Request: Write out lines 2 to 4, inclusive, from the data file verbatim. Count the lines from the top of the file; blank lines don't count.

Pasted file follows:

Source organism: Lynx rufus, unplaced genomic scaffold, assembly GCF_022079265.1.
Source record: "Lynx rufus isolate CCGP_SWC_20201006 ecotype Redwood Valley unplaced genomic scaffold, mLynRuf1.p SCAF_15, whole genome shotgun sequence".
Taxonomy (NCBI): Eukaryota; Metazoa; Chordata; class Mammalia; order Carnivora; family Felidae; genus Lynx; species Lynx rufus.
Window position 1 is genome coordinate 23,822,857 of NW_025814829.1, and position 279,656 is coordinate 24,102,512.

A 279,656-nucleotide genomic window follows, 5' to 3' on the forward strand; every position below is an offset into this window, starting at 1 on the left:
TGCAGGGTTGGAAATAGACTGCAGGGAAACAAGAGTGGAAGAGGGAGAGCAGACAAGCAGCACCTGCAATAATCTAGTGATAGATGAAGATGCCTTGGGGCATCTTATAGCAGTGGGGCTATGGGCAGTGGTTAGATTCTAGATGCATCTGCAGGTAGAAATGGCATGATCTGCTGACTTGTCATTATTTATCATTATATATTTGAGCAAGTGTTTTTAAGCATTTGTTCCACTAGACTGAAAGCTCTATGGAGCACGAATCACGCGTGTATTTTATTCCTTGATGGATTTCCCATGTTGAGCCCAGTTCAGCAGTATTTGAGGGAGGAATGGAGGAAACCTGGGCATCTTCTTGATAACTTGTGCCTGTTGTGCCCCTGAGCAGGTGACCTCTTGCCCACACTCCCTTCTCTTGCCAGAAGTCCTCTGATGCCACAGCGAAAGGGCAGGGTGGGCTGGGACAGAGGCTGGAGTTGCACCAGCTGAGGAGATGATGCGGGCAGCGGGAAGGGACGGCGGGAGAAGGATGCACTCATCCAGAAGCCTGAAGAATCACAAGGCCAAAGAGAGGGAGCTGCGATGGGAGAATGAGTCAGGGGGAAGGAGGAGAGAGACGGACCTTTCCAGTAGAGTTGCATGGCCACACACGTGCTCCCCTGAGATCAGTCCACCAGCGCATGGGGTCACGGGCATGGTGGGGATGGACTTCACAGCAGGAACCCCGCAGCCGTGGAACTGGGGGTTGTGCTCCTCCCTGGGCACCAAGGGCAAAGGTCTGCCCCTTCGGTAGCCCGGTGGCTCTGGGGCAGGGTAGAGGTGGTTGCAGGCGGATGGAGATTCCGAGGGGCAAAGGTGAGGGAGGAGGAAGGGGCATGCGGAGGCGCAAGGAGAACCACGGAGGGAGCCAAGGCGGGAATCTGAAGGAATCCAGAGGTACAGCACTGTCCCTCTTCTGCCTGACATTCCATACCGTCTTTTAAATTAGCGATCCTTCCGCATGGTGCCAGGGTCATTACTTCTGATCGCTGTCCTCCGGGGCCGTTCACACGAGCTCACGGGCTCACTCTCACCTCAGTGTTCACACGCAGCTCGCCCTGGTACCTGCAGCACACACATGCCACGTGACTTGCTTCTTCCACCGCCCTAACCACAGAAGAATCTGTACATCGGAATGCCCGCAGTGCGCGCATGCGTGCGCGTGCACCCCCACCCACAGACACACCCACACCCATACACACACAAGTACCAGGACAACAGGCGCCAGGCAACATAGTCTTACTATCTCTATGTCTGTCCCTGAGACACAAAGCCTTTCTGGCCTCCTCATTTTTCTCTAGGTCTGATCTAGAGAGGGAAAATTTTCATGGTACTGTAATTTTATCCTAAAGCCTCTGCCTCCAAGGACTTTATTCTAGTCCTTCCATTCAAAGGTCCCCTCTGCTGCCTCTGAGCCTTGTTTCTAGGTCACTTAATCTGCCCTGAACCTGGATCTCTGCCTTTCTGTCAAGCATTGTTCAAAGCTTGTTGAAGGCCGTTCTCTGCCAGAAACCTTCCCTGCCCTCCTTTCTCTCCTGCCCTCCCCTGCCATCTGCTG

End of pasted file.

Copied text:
Source record: "Lynx rufus isolate CCGP_SWC_20201006 ecotype Redwood Valley unplaced genomic scaffold, mLynRuf1.p SCAF_15, whole genome shotgun sequence".
Taxonomy (NCBI): Eukaryota; Metazoa; Chordata; class Mammalia; order Carnivora; family Felidae; genus Lynx; species Lynx rufus.
Window position 1 is genome coordinate 23,822,857 of NW_025814829.1, and position 279,656 is coordinate 24,102,512.